"There is also no question that Guantanamo set back the moral authority that is America's strongest currency in the world. Instead of building a durable framework for the struggle against al Qaeda that drew upon our deeply held values and traditions, our government was defending positions that undermined the rule of law. In fact, part of the rationale for establishing Guantanamo in the first place was the misplaced notion that a prison there would be beyond the law--a proposition that the Supreme Court soundly rejected. Meanwhile, instead of serving as a tool to counter terrorism, Guantanamo became a symbol that helped al Qaeda recruit terrorists to its cause. Indeed, the existence of Guantanamo likely created more terrorists around the world than it ever detained.
"So the record is clear: Rather than keeping us safer, the prison at Guantanamo has weakened American national security. It is a rallying cry for our enemies."
United Nations General Assembly
Obama addressed the United Nations General Assembly on Sept. 23, 2009, in New York City. Obama urged countries to work together under the auspices of the UN to address issues such as terrorism, nuclear proliferation, climate change and economic development. Obama also used the speech to discuss his actions since taking office only nine months before.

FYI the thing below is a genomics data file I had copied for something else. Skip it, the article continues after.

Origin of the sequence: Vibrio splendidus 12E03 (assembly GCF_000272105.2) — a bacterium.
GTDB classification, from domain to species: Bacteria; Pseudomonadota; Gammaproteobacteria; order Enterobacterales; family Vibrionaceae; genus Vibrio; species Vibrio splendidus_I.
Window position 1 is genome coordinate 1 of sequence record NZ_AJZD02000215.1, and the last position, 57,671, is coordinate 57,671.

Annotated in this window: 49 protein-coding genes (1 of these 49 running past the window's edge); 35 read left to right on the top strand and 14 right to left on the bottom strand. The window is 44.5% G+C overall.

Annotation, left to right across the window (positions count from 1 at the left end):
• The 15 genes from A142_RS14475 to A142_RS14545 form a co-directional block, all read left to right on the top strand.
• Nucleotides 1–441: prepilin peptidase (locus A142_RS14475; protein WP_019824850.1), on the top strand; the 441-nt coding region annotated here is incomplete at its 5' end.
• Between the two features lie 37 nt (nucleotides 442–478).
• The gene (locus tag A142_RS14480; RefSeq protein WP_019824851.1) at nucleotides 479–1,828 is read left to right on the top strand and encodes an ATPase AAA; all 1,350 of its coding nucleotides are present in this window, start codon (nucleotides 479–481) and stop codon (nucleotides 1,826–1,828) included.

"I took office at a time when many around the world had come to view America with skepticism and distrust. Part of this was due to misperceptions and misinformation about my country. Part of this was due to opposition to specific policies, and a belief that on certain critical issues, America has acted unilaterally, without regard for the interests of others. And this has fed an almost reflexive anti-Americanism, which too often has served as an excuse for collective inaction. ...
" For those who question the character and cause of my nation, I ask you to look at the concrete actions we have taken in just nine months.
On my first day in office, I prohibited -- without exception or equivocation -- the use of torture by the United States of America. I ordered the prison at Guantanamo Bay closed, and we are doing the hard work of forging a framework to combat extremism within the rule of law. Every nation must know: America will live its values, and we will lead by example. ..."
"Democracy cannot be imposed on any nation from the outside. Each society must search for its own path, and no path is perfect. Each country will pursue a path rooted in the culture of its people and in its past traditions. And I admit that America has too often been selective in its promotion of democracy. But that does not weaken our commitment; it only reinforces it."